II. Mission Statement
We are young evangelicals in the United States who are coming together and taking action to overcome the climate crisis as part of our Christian discipleship and witness.
III. Vision Statement
Our vision is to see the U.S. evangelical community respond faithfully to the challenge of climate change as a fundamental component of Christian discipleship.
IV. Focus Areas
- Mobilize our generation of evangelicals to act and advocate together.
- Influence our senior evangelical leaders to set an example and support climate action.
- Hold our political leaders accountable to enact responsible and comprehensive climate policies.
I. Objective: Develop our core constituency in both numbers and depth of engagement
Y.E.C.A. is a movement predicated upon the involvement of an engaged and passionate group of young evangelicals, loosely identified as being between 20 and 30 years of age. Since Y.E.C.A.’s inception, we have continued to grow this constituency through targeted programs and campaigns. Over the next five years, Y.E.C.A. will seek to develop our constituency in both numbers and depth of engagement so as to enhance our impact and increase our ability to achieve sustainable climate action.
II. Objective: Increase diversity in both organizational leadership and partnerships
We celebrate the racial, cultural, and gender diversity that defines the Evangelical community and we recognize the unique insight and perspective it offers to the work of creation care. We recognize that even with the best of intentions, internal and external barriers still exist. Barriers that, though unseen to the majority, are felt by those in minority groups and create distance between Evangelicals in minority cultures and Y.E.C.A. In order for us to successfully come together as a representative body of Christ, and to robustly work toward our mission and vision, our organization must identify these barriers to racial, ethnic, and gender inclusivity. As such, Y.E.C.A. leadership commits to working toward removing these barriers both personally and as an organization.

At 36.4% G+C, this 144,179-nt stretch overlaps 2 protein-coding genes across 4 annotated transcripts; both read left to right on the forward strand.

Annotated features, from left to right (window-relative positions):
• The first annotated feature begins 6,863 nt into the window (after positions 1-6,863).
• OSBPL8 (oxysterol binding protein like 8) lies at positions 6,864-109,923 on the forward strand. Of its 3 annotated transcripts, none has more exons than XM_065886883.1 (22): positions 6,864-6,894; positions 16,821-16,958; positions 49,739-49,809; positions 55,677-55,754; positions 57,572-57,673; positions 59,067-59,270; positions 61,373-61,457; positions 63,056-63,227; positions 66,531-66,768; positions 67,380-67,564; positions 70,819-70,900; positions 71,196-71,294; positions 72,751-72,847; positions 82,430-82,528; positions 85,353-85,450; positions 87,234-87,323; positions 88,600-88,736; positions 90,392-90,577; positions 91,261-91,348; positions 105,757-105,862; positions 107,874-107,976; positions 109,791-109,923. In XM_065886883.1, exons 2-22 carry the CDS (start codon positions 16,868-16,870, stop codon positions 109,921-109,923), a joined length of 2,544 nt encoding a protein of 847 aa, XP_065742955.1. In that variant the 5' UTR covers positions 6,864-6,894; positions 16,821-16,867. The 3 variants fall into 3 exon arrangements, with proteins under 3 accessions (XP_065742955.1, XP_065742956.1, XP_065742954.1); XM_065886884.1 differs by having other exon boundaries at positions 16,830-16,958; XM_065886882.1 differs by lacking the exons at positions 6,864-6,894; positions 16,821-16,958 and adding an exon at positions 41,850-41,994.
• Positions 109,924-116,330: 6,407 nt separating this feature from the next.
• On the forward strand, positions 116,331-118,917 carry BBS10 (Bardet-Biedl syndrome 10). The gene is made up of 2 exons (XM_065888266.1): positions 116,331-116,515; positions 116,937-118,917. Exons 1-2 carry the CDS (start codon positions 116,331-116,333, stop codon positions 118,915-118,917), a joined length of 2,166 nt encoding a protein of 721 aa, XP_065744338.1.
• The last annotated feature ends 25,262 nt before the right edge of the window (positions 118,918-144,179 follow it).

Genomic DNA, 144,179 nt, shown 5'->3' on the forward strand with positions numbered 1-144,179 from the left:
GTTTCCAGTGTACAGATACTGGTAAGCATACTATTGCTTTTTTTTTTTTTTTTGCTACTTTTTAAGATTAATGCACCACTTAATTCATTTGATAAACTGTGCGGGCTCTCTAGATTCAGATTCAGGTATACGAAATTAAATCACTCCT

III. Objective: Assist our constituents in deepening the integration of their faith with hope-filled climate action
Y.E.C.A.’s identity as an organization is unequivocally evangelical, and we want to provide opportunities for people to learn and grow in connecting their faith to the actions they take. The Good News provides us hope for the present unveiling of God’s Kingdom and the future redemption and restoration of all things, which motivates us to act on climate today. Faith-rooted social action is distinctive in a world full of despair and complacency, and our objective is to offer our constituents the chance to explore how their walk with God leads them on a journey of hopeful climate change action, and to share that journey with one another. We will accomplish this objective through inter-generational sharing of wisdom; offering engaging content in the forms of testimonies, spiritual and prayer resources; online training modules; transformative prayer opportunities; and deeper partnership with Christian academic institutions.
IV. Objective: Increase the active civic engagement of young evangelicals in response to the climate crisis
Since Y.E.C.A.’s inception, effective engagement with public policy has been a key component of our work. Our very first action as an organization was a civic demonstration of prayer and public witness at the 2012 presidential debate at Hofstra University. In the intervening years since that first event, we have seen significant progress in the dual efforts to mobilize our generation of young Christians to act on climate and to call on legislators to enact just and compassionate climate legislation. As the focus areas outlined above in section IV indicate, both of these efforts remain fundamental components of our strategy moving forward. Since both of these focus areas are also directly related to the civic engagement of young evangelicals, objective four is a critical part of Y.E.C.A.’s strategy moving forward.